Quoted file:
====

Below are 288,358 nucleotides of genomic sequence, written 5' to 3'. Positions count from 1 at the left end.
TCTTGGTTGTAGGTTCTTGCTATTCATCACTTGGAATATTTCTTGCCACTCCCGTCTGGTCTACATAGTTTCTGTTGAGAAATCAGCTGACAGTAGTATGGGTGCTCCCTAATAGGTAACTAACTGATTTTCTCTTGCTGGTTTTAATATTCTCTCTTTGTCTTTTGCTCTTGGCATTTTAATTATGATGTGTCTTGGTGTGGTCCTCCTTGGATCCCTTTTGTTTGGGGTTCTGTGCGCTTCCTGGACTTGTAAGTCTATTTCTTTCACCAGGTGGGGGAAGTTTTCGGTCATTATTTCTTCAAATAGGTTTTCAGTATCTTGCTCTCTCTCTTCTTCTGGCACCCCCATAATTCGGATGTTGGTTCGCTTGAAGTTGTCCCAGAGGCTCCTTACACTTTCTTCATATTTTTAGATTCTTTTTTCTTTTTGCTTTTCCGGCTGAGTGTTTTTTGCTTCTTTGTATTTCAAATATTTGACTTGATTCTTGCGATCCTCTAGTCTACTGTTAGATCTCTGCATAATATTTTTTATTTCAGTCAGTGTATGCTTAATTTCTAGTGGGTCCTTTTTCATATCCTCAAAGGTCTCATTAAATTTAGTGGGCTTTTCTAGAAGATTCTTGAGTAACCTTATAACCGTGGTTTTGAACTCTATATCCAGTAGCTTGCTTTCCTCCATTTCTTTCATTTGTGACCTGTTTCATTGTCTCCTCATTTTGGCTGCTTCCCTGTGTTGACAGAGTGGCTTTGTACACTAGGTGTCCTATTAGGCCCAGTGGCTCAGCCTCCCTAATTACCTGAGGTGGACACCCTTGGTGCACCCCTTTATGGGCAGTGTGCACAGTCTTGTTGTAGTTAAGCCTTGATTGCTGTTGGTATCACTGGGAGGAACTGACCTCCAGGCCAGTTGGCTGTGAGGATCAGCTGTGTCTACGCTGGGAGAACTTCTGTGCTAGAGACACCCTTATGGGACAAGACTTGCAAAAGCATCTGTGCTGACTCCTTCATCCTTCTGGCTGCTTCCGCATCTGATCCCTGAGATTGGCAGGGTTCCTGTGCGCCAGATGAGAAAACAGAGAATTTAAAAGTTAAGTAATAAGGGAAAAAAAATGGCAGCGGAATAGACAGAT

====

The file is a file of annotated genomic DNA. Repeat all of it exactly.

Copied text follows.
Below are 288,358 nucleotides of genomic sequence, written 5' to 3'. Positions count from 1 at the left end.
TCTTGGTTGTAGGTTCTTGCTATTCATCACTTGGAATATTTCTTGCCACTCCCGTCTGGTCTACATAGTTTCTGTTGAGAAATCAGCTGACAGTAGTATGGGTGCTCCCTAATAGGTAACTAACTGATTTTCTCTTGCTGGTTTTAATATTCTCTCTTTGTCTTTTGCTCTTGGCATTTTAATTATGATGTGTCTTGGTGTGGTCCTCCTTGGATCCCTTTTGTTTGGGGTTCTGTGCGCTTCCTGGACTTGTAAGTCTATTTCTTTCACCAGGTGGGGGAAGTTTTCGGTCATTATTTCTTCAAATAGGTTTTCAGTATCTTGCTCTCTCTCTTCTTCTGGCACCCCCATAATTCGGATGTTGGTTCGCTTGAAGTTGTCCCAGAGGCTCCTTACACTTTCTTCATATTTTTAGATTCTTTTTTCTTTTTGCTTTTCCGGCTGAGTGTTTTTTGCTTCTTTGTATTTCAAATATTTGACTTGATTCTTGCGATCCTCTAGTCTACTGTTAGATCTCTGCATAATATTTTTTATTTCAGTCAGTGTATGCTTAATTTCTAGTGGGTCCTTTTTCATATCCTCAAAGGTCTCATTAAATTTAGTGGGCTTTTCTAGAAGATTCTTGAGTAACCTTATAACCGTGGTTTTGAACTCTATATCCAGTAGCTTGCTTTCCTCCATTTCTTTCATTTGTGACCTGTTTCATTGTCTCCTCATTTTGGCTGCTTCCCTGTGTTGACAGAGTGGCTTTGTACACTAGGTGTCCTATTAGGCCCAGTGGCTCAGCCTCCCTAATTACCTGAGGTGGACACCCTTGGTGCACCCCTTTATGGGCAGTGTGCACAGTCTTGTTGTAGTTAAGCCTTGATTGCTGTTGGTATCACTGGGAGGAACTGACCTCCAGGCCAGTTGGCTGTGAGGATCAGCTGTGTCTACGCTGGGAGAACTTCTGTGCTAGAGACACCCTTATGGGACAAGACTTGCAAAAGCATCTGTGCTGACTCCTTCATCCTTCTGGCTGCTTCCGCATCTGATCCCTGAGATTGGCAGGGTTCCTGTGCGCCAGATGAGAAAACAGAGAATTTAAAAGTTAAGTAATAAGGGAAAAAAAATGGCAGCGGAATAGACAGAT